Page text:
The PDOF in an MVC has been associated with the severity of the injuries that result.36,38,40 Compared with frontal collisions, lateral-impact MVCs have been associated with an increase in the odds of death (OR 12.86) and a higher incidence of severe brain and pelvic injuries.34,36 In our study, we found that lateral-impact collisions did not differ from frontal collisions with respect to either the risk or the severity of neurological injury. The increased protection in lateral-impact MVCs found in this study may be related to the increased deployment of side airbags in more recently manufactured motor vehicles. Side-airbag deployment has been reported to reduce the risk of injuries to the thorax by 68% in lateral-impact collisions.23 Failure of side-airbag deployment, reported in as high as 34% of severe side-impact collisions, may leave the occupant unprotected in the event of a lateral impact.41 Side-airbag deployment also has been seen to fail when the initial point contact is frontal but with a significant lateral PDOF component.41 We are in agreement with the recommendation made by Stadter et al.41 to place another set of side-impact airbag sensors in the front of the vehicle to reduce the risk of thoracolumbar spinal neurological injury in lateral-impact collisions.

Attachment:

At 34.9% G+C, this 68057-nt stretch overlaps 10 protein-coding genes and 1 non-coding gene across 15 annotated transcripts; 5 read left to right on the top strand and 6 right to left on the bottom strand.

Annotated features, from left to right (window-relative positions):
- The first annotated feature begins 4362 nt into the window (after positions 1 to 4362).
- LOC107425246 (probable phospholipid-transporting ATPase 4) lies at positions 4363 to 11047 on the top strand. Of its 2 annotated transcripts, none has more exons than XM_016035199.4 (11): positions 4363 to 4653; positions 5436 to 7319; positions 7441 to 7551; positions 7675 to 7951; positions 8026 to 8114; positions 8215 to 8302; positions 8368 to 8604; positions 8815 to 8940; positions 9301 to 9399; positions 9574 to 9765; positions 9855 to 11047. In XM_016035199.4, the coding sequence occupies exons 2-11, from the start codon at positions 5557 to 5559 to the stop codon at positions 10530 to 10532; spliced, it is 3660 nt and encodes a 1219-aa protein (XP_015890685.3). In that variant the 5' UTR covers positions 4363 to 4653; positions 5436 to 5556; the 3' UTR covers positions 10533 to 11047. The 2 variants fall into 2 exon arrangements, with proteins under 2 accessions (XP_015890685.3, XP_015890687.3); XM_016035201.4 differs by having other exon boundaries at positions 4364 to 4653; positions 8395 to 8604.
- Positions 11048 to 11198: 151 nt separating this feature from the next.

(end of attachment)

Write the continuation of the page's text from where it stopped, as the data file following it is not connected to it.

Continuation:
Many previous authors have identified vehicle rollover as a risk factor for SCI in occupants of MVCs.3,28,44 Stein et al.42 performed a univariate analysis of 2 separate databases of MVCs and found strong associations between both cervical spinal column injury and SCI with vehicle rollover. Conversely, we found the incidence of thoracolumbar SCI to be similar in collisions that involved vehicle rollover compared with that in non—rollover collisions. We assume that this discrepancy in susceptibility to SCI from rollover collisions results from the superior protection of the thoracolumbar spine by the rib cage, and the more protected position of the thoracolumbar spine in the seat against injury, as opposed to the cervical spinal column.